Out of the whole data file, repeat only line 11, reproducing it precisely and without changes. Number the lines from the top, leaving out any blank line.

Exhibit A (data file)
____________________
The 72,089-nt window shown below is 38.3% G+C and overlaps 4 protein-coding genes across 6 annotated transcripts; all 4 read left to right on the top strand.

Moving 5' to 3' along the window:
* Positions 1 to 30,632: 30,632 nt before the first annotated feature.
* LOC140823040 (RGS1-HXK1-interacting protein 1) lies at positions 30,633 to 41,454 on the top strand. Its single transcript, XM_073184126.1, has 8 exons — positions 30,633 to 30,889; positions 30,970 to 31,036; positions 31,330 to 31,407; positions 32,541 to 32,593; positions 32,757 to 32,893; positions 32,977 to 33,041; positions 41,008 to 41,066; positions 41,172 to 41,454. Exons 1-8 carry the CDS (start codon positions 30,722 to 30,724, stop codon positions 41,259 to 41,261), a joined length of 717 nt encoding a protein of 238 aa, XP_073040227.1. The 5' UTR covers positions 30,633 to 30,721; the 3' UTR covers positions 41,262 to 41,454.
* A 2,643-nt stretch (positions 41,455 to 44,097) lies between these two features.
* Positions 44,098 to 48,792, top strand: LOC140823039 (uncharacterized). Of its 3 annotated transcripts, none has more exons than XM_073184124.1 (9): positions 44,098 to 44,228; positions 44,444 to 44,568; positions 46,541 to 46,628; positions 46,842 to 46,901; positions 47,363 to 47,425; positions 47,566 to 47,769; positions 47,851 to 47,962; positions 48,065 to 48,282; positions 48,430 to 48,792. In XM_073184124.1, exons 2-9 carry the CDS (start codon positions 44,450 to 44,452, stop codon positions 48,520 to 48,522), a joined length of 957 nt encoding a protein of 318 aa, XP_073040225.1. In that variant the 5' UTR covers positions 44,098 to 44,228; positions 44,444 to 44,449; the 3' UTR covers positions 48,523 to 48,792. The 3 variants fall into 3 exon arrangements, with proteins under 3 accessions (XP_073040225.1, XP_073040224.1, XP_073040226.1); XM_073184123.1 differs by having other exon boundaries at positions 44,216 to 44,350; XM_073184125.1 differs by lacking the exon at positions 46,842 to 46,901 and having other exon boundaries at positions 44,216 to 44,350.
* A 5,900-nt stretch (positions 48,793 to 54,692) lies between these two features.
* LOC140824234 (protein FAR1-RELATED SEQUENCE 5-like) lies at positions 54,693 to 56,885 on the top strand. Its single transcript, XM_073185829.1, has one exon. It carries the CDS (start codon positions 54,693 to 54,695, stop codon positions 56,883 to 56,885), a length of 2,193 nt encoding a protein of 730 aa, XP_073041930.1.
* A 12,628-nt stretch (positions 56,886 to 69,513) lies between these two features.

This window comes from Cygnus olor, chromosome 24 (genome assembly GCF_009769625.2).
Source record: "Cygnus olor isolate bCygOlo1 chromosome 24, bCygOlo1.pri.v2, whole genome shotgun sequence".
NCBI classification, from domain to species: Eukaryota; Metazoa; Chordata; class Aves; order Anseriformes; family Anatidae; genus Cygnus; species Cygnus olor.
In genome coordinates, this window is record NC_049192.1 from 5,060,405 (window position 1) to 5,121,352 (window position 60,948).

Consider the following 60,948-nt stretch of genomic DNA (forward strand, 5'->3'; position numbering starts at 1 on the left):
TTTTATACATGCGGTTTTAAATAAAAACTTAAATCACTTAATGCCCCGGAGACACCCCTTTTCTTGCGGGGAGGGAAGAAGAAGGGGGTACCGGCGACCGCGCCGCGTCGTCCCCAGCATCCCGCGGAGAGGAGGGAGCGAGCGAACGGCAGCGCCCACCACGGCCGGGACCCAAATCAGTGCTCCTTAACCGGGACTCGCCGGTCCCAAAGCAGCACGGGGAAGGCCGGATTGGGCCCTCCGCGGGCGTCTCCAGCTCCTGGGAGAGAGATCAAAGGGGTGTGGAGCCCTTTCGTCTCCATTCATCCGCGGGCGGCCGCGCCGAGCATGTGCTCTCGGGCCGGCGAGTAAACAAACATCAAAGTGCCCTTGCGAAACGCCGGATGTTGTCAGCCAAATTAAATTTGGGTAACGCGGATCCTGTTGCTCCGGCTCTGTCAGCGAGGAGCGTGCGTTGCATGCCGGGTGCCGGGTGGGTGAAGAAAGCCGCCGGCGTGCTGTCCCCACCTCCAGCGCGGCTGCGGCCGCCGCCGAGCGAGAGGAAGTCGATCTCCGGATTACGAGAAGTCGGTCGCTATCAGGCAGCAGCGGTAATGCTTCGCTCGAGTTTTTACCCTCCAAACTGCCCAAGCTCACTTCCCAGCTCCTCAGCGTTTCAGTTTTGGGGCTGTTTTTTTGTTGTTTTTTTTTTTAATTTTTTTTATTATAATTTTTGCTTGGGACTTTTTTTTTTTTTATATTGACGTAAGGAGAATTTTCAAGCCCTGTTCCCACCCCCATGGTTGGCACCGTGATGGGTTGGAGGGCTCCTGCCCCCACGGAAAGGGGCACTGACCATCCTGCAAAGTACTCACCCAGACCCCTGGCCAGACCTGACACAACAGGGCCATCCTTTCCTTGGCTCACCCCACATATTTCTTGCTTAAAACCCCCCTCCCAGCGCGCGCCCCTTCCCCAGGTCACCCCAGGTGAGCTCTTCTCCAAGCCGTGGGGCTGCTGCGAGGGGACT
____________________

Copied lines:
Source record: "Cygnus olor isolate bCygOlo1 chromosome 24, bCygOlo1.pri.v2, whole genome shotgun sequence".